I support Gina McCarthy to be the next Environmental Protection Agency administrator. When her Senate confirmation hearing was held on Thursday, the debate among senators on the Environment and Public Works Committee wasn't really about her qualifications. It was about global warming. It was about whether or not we are going to listen to the leading scientists of this country who tell us we're facing a planetary crisis.
It was clear at the hearing that Senator John Barrasso, from coal-producing Wyoming, does not want the EPA to address the global warming crisis. What he wants is for us to continue doing as little as possible as we see extreme weather disturbances: super storms, floods and heat waves all over the world.
It was clear at the hearing that Senator Jim Inhofe, from oil-producing Oklahoma, does not want the EPA to curb climate change. What Senator Inhofe has written and talked about is his belief that global warming is one of the major hoaxes ever perpetrated on the American people. He blames Al Gore, the United Nations, and the Hollywood elite. He didn't dispute that at the hearing. In fact, when I asked him about it, his conspiracy theory thickened. "I would add to that list MoveOn.org, George Soros, Michael Moore, and a few others," he said.
So that is the issue. Do we agree with Senator Inhofe that global warming is a "hoax" and that we do not want the EPA, the Department of Energy or any other agency of the federal government to address that issue? Or do we agree with the overwhelming majority of scientists who tell us that that we must act boldly and aggressively to protect the future of this planet?
That's the real issue at stake in this debate and that's the reason I'm supporting Gina McCarthy. That is why I want the EPA to be vigorous in protecting our children and future generations from the horrendous crisis that we face from global warming. That is why I have introduced legislation to tax carbon and methane greenhouse gas emissions that cause global warming.
According to the National Oceanographic and Atmospheric Administration, 2012 was the warmest year ever recorded for the continental United States. More than 24,000 new record highs were set in the U.S. alone. It was the hottest year in recorded history in New York; Washington, DC; Louisville, Kentucky; even my home city of Burlington, Vt., and other cities across the country.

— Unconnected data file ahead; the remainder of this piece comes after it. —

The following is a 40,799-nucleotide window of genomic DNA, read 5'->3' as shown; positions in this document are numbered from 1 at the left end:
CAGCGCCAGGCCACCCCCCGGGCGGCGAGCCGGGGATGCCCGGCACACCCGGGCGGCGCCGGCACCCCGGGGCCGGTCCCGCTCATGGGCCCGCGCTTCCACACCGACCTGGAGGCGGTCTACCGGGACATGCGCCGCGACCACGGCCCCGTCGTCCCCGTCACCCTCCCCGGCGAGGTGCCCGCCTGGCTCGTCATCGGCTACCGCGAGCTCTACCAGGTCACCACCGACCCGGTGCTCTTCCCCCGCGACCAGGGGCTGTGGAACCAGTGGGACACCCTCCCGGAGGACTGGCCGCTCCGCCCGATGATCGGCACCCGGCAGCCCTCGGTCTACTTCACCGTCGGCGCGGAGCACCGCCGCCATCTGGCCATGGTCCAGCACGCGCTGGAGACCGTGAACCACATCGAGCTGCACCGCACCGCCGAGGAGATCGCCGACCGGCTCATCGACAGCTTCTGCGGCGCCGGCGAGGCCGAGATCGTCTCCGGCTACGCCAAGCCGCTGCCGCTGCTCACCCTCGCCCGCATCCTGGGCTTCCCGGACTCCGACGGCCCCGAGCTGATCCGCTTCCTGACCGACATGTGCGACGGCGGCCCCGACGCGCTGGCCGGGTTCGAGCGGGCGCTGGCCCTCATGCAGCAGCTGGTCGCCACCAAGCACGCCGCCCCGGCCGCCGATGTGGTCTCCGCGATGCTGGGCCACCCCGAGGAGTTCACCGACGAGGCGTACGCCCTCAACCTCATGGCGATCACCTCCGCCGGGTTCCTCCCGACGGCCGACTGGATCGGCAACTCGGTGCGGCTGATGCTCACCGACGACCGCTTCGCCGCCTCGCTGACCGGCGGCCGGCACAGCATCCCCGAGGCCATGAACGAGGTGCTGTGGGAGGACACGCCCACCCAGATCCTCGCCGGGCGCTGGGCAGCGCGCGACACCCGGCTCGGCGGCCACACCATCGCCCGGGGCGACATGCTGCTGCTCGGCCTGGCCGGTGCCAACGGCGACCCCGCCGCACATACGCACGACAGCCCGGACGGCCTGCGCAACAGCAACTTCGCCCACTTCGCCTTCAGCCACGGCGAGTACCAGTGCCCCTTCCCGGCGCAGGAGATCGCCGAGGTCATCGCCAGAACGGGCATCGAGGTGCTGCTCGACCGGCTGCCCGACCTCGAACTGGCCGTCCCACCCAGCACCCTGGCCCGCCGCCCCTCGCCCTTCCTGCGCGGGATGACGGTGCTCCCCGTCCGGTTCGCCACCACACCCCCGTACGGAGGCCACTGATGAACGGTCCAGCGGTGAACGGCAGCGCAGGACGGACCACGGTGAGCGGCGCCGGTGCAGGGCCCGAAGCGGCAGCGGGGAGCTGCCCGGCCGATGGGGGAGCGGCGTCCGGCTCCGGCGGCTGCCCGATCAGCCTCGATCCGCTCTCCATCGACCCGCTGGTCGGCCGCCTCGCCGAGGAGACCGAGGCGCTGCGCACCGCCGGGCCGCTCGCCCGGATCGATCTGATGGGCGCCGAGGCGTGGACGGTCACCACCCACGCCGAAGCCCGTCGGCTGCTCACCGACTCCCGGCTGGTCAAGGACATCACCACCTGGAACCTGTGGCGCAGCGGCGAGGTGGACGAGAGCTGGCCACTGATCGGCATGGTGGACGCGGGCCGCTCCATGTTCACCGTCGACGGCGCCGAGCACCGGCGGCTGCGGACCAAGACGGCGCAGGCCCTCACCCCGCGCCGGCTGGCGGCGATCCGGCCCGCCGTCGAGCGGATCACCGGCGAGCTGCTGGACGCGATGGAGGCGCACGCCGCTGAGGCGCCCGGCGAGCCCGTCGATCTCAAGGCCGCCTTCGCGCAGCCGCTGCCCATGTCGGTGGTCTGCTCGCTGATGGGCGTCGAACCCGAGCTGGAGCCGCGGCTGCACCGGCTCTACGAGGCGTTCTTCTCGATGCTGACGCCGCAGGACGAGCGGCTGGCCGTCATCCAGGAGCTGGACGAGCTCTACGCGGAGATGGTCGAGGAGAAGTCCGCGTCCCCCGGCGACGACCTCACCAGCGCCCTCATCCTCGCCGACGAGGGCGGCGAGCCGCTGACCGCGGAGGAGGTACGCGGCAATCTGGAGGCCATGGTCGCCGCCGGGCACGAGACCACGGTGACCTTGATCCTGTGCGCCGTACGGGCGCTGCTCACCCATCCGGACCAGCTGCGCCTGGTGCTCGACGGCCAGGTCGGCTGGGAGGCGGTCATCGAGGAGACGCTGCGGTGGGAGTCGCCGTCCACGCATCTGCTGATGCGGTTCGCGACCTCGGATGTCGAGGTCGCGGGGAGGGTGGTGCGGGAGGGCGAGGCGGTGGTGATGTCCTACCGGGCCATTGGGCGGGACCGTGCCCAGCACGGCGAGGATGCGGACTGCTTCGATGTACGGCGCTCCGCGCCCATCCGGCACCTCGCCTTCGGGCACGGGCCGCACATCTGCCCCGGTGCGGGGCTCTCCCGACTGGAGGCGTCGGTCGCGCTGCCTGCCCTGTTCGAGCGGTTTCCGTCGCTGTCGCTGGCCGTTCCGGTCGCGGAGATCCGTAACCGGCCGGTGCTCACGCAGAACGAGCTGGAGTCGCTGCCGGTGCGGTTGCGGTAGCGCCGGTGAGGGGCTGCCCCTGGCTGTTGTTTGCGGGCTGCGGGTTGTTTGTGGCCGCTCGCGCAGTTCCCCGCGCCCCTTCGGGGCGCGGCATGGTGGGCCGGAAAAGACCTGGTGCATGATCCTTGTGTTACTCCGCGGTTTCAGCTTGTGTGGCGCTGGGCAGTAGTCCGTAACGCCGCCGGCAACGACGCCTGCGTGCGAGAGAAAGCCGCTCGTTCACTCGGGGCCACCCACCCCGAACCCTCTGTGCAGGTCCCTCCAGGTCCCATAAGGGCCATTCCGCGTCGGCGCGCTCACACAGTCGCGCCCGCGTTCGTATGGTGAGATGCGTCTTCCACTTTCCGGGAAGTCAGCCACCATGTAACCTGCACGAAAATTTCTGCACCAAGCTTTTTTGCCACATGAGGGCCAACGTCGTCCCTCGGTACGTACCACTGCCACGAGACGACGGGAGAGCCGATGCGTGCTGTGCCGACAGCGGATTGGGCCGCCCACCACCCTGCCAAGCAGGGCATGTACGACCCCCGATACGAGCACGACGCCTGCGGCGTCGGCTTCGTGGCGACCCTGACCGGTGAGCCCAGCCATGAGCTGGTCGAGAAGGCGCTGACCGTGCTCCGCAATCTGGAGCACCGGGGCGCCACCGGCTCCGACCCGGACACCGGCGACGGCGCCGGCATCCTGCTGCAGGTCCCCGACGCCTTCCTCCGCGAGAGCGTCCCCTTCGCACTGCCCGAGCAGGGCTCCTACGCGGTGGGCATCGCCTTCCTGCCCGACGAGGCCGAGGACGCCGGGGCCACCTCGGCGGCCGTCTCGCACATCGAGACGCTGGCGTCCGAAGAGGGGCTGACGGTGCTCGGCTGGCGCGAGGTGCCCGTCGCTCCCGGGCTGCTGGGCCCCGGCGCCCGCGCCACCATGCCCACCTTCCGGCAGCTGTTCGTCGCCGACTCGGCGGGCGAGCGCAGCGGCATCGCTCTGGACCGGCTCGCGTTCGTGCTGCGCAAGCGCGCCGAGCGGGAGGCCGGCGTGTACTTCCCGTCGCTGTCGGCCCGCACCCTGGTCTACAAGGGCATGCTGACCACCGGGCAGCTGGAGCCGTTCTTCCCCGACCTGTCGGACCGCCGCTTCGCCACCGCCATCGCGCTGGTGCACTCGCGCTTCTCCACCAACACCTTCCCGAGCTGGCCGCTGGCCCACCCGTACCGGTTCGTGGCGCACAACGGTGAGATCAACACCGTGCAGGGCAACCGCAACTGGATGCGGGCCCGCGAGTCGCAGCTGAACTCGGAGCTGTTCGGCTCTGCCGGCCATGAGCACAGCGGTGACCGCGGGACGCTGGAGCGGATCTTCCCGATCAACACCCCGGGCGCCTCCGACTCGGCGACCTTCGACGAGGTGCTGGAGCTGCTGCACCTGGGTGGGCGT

Last year's drought - affecting two-thirds of the United States - was the worst in half a century, contributing to extraordinary wildfires burning more than 9 million acres of land, according to the National Interagency Fire Center.
Heat waves and droughts are not limited to the U.S. Australia, for instance, experienced a four-month heat wave with severe wildfires, record temperatures, and torrential rains and floods causing $2.4 billion in damages, according to The New York Times.
Global warming is also resulting in extreme weather disturbances of all kinds. NOAA's Climate Extremes Index tracks extreme temperatures, drought, precipitation and tropical storms. It reported that 2012 set yet another distressing record for the most extreme climate conditions recorded.
Ronald Prinn, director of MIT's Center for Global Change Science, concluded that what we have heard recently from scientists is that their earlier projections regarding global warming were wrong. That in fact they underestimated the problem and that the conditions that they were worried about will likely be worse than what they had originally thought. "There is significantly more risk than we previously estimated ... [which] increases the urgency for significant policy action."
Global warming is real. It is not a hoax. It is a planetary crisis but one that we have the knowledge and technology to address.